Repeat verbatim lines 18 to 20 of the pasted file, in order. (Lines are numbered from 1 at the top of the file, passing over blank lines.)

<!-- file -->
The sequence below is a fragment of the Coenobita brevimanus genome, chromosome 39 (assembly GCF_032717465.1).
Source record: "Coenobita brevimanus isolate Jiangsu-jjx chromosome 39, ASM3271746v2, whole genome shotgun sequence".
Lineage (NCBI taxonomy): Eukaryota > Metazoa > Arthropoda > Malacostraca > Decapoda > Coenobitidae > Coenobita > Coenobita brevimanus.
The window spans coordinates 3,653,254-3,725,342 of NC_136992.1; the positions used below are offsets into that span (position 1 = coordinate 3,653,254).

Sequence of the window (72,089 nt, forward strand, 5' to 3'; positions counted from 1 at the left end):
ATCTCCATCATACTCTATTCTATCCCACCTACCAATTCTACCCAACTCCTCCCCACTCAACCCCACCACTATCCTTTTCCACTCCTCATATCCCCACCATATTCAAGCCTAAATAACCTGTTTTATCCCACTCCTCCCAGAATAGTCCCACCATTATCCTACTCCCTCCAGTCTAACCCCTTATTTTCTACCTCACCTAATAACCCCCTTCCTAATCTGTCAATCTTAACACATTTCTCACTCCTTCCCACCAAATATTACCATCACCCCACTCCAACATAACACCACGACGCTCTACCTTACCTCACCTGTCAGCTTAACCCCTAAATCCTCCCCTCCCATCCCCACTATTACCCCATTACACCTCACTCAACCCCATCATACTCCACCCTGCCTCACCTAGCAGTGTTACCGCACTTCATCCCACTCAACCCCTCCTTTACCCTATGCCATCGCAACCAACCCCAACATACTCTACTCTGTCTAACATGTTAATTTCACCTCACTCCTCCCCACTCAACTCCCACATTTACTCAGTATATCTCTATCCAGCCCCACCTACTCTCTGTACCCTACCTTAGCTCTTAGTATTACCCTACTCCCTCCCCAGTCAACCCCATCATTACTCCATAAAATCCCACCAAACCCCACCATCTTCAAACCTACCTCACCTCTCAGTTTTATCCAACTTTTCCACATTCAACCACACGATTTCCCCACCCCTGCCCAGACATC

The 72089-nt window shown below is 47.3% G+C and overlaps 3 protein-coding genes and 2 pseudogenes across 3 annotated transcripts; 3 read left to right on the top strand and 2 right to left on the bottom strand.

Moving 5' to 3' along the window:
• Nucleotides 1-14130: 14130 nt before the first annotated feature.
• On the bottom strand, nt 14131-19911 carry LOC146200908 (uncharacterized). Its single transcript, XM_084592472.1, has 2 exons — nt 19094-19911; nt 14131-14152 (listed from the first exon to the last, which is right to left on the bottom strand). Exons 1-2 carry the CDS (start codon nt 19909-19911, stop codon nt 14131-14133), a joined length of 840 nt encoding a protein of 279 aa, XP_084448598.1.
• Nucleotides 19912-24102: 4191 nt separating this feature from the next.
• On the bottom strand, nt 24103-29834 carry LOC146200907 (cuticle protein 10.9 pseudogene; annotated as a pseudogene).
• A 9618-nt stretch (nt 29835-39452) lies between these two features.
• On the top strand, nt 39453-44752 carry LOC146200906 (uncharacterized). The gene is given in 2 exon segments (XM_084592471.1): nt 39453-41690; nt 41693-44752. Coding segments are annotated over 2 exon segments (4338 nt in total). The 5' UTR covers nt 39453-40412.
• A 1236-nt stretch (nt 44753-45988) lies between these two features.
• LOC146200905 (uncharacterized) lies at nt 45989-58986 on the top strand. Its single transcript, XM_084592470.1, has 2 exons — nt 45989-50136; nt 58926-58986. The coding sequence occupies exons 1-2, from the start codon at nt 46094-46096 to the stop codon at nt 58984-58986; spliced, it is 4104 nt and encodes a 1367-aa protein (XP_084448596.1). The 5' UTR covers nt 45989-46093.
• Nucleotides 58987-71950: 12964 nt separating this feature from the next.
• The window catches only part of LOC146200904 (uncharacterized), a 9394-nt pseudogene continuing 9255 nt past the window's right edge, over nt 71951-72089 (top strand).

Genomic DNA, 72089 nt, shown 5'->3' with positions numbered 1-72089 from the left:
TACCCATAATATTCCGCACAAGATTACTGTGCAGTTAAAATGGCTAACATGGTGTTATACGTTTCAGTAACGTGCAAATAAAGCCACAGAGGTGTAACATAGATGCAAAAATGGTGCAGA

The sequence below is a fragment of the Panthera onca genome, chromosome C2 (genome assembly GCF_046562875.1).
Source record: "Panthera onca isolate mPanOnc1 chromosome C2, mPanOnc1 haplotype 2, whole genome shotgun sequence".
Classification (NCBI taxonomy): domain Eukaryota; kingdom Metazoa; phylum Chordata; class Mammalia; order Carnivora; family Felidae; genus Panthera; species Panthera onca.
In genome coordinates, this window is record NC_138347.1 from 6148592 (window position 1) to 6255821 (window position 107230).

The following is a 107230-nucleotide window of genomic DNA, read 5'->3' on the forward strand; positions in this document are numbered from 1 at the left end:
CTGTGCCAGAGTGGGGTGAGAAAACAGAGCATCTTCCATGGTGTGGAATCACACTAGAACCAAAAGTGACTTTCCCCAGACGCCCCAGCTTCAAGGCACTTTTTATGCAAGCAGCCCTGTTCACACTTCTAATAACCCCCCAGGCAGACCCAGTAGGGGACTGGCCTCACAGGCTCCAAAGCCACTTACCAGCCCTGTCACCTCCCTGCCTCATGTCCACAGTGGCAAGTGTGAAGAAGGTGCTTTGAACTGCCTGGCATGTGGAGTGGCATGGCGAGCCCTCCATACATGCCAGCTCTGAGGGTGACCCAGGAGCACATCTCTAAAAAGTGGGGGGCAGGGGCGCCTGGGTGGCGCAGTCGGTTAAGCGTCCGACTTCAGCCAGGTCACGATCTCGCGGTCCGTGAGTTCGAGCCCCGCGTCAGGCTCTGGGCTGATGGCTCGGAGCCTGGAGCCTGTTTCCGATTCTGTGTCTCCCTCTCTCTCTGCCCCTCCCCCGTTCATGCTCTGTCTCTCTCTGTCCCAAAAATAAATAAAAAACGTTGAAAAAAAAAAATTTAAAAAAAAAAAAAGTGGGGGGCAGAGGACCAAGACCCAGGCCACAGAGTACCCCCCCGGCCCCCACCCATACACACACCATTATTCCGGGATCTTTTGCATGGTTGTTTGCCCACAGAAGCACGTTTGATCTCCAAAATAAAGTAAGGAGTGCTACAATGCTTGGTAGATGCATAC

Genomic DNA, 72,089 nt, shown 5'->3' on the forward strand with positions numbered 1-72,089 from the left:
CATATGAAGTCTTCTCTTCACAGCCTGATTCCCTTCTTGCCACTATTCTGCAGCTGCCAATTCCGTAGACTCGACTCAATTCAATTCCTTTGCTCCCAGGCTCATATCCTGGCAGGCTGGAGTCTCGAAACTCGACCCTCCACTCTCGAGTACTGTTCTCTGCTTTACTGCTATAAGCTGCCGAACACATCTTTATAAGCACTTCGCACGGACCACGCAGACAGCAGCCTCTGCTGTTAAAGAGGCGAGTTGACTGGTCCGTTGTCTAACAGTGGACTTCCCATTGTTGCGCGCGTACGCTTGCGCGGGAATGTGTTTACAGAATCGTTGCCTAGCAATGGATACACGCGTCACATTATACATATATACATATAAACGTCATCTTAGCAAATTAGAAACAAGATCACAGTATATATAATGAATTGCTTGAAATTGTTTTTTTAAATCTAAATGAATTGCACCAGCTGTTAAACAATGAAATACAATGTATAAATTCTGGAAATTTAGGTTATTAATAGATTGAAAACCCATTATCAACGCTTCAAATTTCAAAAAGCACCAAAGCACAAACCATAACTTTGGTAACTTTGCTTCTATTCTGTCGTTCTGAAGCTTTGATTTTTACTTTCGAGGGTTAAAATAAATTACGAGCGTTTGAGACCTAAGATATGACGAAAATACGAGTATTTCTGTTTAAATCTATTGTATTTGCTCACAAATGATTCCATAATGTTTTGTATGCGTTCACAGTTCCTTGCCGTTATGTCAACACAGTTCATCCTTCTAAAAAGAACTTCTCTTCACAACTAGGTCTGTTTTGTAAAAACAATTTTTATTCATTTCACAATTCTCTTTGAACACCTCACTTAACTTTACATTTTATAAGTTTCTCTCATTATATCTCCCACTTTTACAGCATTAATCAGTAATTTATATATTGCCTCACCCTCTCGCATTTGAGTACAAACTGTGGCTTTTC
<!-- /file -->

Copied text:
• The window catches only part of LOC146200904 (uncharacterized), a 9394-nt pseudogene continuing 9255 nt past the window's right edge, over nt 71951-72089 (top strand).

Genomic DNA, 72089 nt, shown 5'->3' with positions numbered 1-72089 from the left:
TACCCATAATATTCCGCACAAGATTACTGTGCAGTTAAAATGGCTAACATGGTGTTATACGTTTCAGTAACGTGCAAATAAAGCCACAGAGGTGTAACATAGATGCAAAAATGGTGCAGA